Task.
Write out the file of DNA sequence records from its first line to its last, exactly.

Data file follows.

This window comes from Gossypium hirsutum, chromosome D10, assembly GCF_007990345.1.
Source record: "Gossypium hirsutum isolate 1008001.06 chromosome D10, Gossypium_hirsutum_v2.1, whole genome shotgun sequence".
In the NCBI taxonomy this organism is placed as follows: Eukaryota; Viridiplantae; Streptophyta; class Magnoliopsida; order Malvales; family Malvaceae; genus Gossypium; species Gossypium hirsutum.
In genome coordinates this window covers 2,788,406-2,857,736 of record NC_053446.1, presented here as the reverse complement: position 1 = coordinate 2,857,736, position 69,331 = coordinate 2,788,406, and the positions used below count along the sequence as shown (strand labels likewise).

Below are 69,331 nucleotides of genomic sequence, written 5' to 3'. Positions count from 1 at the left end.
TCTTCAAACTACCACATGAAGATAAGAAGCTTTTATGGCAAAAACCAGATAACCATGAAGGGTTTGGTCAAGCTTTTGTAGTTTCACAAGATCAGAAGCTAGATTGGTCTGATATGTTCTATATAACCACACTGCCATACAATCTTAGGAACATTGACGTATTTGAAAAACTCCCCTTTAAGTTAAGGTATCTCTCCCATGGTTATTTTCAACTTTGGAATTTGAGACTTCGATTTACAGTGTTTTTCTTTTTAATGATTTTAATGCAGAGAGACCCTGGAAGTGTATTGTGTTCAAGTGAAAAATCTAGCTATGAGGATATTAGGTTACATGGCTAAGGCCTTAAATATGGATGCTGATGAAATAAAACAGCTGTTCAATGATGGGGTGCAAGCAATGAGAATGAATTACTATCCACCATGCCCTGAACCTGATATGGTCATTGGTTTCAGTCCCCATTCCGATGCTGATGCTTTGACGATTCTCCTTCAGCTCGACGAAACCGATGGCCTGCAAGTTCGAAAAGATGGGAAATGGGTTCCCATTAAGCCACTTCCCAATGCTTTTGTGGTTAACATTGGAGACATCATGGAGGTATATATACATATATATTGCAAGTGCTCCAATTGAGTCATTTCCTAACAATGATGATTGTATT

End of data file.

This window comes from Gossypium hirsutum, chromosome D10, assembly GCF_007990345.1.
Source record: "Gossypium hirsutum isolate 1008001.06 chromosome D10, Gossypium_hirsutum_v2.1, whole genome shotgun sequence".
In the NCBI taxonomy this organism is placed as follows: Eukaryota; Viridiplantae; Streptophyta; class Magnoliopsida; order Malvales; family Malvaceae; genus Gossypium; species Gossypium hirsutum.
In genome coordinates this window covers 2,788,406-2,857,736 of record NC_053446.1, presented here as the reverse complement: position 1 = coordinate 2,857,736, position 69,331 = coordinate 2,788,406, and the positions used below count along the sequence as shown (strand labels likewise).

Below are 69,331 nucleotides of genomic sequence, written 5' to 3'. Positions count from 1 at the left end.
TCTTCAAACTACCACATGAAGATAAGAAGCTTTTATGGCAAAAACCAGATAACCATGAAGGGTTTGGTCAAGCTTTTGTAGTTTCACAAGATCAGAAGCTAGATTGGTCTGATATGTTCTATATAACCACACTGCCATACAATCTTAGGAACATTGACGTATTTGAAAAACTCCCCTTTAAGTTAAGGTATCTCTCCCATGGTTATTTTCAACTTTGGAATTTGAGACTTCGATTTACAGTGTTTTTCTTTTTAATGATTTTAATGCAGAGAGACCCTGGAAGTGTATTGTGTTCAAGTGAAAAATCTAGCTATGAGGATATTAGGTTACATGGCTAAGGCCTTAAATATGGATGCTGATGAAATAAAACAGCTGTTCAATGATGGGGTGCAAGCAATGAGAATGAATTACTATCCACCATGCCCTGAACCTGATATGGTCATTGGTTTCAGTCCCCATTCCGATGCTGATGCTTTGACGATTCTCCTTCAGCTCGACGAAACCGATGGCCTGCAAGTTCGAAAAGATGGGAAATGGGTTCCCATTAAGCCACTTCCCAATGCTTTTGTGGTTAACATTGGAGACATCATGGAGGTATATATACATATATATTGCAAGTGCTCCAATTGAGTCATTTCCTAACAATGATGATTGTATT